Far from endorsing Gomez's disdain for secular social activists, in her 1938 autobiography From Union Square to Rome, Day quoted novelist François Mauriac's assurance, "What glorious hope! There are those who will discover that their neighbor is Jesus himself, although they belong to the mass of those who do not know Christ or who have forgotten Him." Later in the book, Day went on: "I have said, sometimes flippantly, that the mass of bourgeois smug Christians who denied Christ in His poor made me turn to the Communists, and it was the Communists and working with them that made me turn to God."
The distinction between the canonized, the un-canonized and even the unbaptized or unbelieving saints was not [Dorothy] Day's concern, and she appealed to Gandhi for intercession as she did to St. Francis or our Lady.
Another prelate who has sown confusion about Day's person, life and works was the late Chicago Cardinal Francis George. In an interview for The New York Times Magazine in 1998, George told Day's biographer Paul Elie, that "for all her anarchism, she said nothing about the structure of the church" and "remember, Dorothy Day did not turn her criticism of the social order on the church."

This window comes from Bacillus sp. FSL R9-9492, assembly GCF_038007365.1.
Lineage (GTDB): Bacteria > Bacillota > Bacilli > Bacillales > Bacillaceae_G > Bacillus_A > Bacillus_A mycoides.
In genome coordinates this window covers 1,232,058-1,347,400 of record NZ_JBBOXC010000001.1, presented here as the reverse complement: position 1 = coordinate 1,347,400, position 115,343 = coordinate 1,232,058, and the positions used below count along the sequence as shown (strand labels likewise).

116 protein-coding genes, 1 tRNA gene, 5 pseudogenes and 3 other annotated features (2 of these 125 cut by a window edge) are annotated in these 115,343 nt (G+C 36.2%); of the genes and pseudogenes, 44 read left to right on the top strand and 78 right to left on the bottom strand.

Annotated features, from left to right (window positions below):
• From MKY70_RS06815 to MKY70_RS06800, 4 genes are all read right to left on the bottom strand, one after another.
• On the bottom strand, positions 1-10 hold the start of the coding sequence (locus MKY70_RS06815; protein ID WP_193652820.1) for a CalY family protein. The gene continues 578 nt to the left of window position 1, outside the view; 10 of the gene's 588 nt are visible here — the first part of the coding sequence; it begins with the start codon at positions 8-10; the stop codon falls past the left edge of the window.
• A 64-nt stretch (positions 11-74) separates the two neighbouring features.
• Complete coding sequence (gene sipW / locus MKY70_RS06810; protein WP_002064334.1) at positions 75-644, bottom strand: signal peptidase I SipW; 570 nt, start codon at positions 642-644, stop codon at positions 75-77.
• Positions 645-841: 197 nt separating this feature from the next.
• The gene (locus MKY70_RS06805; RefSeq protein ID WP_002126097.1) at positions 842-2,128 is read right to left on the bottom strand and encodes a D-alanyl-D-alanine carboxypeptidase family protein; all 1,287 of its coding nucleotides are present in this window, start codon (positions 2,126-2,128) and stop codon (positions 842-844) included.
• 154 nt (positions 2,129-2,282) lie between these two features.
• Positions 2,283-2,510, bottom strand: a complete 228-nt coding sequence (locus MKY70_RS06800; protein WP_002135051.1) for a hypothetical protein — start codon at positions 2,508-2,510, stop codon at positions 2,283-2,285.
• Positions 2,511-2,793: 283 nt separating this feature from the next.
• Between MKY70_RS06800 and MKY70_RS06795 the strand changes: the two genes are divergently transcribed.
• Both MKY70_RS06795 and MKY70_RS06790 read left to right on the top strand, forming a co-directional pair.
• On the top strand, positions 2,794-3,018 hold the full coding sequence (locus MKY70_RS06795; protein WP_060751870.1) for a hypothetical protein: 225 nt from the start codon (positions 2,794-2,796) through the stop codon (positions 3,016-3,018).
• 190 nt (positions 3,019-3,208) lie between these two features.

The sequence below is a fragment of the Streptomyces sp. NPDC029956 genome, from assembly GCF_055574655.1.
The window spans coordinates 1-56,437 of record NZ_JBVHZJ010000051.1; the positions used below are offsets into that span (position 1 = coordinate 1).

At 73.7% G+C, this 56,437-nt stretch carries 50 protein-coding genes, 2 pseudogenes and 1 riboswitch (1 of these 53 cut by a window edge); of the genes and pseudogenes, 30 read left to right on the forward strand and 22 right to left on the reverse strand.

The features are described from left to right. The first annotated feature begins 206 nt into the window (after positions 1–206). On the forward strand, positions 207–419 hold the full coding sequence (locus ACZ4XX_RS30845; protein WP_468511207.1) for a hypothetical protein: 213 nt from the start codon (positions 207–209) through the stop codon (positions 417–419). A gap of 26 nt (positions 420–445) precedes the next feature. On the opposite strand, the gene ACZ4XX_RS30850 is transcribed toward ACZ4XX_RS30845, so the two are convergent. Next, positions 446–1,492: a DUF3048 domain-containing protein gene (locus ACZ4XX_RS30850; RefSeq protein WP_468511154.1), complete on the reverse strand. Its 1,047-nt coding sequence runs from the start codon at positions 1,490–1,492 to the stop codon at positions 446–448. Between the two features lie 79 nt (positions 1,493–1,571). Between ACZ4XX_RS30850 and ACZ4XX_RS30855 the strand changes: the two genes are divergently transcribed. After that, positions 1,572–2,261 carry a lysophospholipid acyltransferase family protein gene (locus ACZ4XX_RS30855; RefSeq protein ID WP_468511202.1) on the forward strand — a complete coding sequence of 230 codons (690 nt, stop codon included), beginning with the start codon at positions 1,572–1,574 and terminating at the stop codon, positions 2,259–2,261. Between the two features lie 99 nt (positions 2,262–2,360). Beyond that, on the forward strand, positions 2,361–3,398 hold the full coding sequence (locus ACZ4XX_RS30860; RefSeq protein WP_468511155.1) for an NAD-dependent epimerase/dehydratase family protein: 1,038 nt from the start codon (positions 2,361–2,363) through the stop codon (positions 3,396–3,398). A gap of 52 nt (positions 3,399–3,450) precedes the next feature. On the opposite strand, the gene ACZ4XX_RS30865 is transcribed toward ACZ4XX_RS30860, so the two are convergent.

Speaking from his mansion that Elie described as "a Victorian pile on the Gold Coast, the ritziest neighborhood in Chicago," George dismissed the suggestion that he might be challenged by Day's determination to "make the rich poor and the poor holy."
"Dorothy Day was a romantic of poverty," he replied. "Her view is important. It will always be important. But it will always be on the fringes of the church as a corrective, not as mainstream Catholicism."
Perhaps George took too much comfort in Day's often repeated resolution "to find points of agreement and concordance" rather than points of disagreement, especially when dealing with bishops. If Day counted Elizabeth Gurley Flynn and Angela Davis among her sisters, it should be remembered that in 1967, she cited Jesus' warning that "our worst enemies are those of our own household" in reference to New York Cardinal Francis Spellman and New Orleans Archbishop Philip Hannan, two bishops who publicly supported the war in Vietnam: